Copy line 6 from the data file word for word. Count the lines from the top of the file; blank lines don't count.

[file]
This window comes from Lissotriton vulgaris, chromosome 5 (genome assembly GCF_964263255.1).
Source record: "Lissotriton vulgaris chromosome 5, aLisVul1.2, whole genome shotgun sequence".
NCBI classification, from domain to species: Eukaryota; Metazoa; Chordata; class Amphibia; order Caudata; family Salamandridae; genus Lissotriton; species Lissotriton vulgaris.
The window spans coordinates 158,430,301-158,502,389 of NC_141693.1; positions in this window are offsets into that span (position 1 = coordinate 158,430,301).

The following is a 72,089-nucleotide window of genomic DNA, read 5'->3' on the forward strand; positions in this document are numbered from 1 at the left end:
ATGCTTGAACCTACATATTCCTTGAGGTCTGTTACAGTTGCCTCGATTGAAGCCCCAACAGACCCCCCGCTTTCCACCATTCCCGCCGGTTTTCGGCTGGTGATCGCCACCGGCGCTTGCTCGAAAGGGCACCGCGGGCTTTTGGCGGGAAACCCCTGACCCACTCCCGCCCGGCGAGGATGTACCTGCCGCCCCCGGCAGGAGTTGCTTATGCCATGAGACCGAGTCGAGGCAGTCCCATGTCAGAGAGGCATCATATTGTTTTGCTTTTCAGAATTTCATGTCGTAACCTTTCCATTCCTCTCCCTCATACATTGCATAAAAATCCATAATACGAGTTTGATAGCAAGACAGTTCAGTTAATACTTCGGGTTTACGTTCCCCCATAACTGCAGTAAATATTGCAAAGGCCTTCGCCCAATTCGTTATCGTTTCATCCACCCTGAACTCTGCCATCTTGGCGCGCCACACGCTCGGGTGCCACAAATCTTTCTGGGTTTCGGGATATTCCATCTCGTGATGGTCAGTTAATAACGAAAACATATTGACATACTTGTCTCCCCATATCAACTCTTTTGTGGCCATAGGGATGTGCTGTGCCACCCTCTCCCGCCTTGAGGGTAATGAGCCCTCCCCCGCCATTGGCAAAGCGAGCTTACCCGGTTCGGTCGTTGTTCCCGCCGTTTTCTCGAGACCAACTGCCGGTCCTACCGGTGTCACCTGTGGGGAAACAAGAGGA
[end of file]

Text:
ATGCTTGAACCTACATATTCCTTGAGGTCTGTTACAGTTGCCTCGATTGAAGCCCCAACAGACCCCCCGCTTTCCACCATTCCCGCCGGTTTTCGGCTGGTGATCGCCACCGGCGCTTGCTCGAAAGGGCACCGCGGGCTTTTGGCGGGAAACCCCTGACCCACTCCCGCCCGGCGAGGATGTACCTGCCGCCCCCGGCAGGAGTTGCTTATGCCATGAGACCGAGTCGAGGCAGTCCCATGTCAGAGAGGCATCATATTGTTTTGCTTTTCAGAATTTCATGTCGTAACCTTTCCATTCCTCTCCCTCATACATTGCATAAAAATCCATAATACGAGTTTGATAGCAAGACAGTTCAGTTAATACTTCGGGTTTACGTTCCCCCATAACTGCAGTAAATATTGCAAAGGCCTTCGCCCAATTCGTTATCGTTTCATCCACCCTGAACTCTGCCATCTTGGCGCGCCACACGCTCGGGTGCCACAAATCTTTCTGGGTTTCGGGATATTCCATCTCGTGATGGTCAGTTAATAACGAAAACATATTGACATACTTGTCTCCCCATATCAACTCTTTTGTGGCCATAGGGATGTGCTGTGCCACCCTCTCCCGCCTTGAGGGTAATGAGCCCTCCCCCGCCATTGGCAAAGCGAGCTTACCCGGTTCGGTCGTTGTTCCCGCCGTTTTCTCGAGACCAACTGCCGGTCCTACCGGTGTCACCTGTGGGGAAACAAGAGGA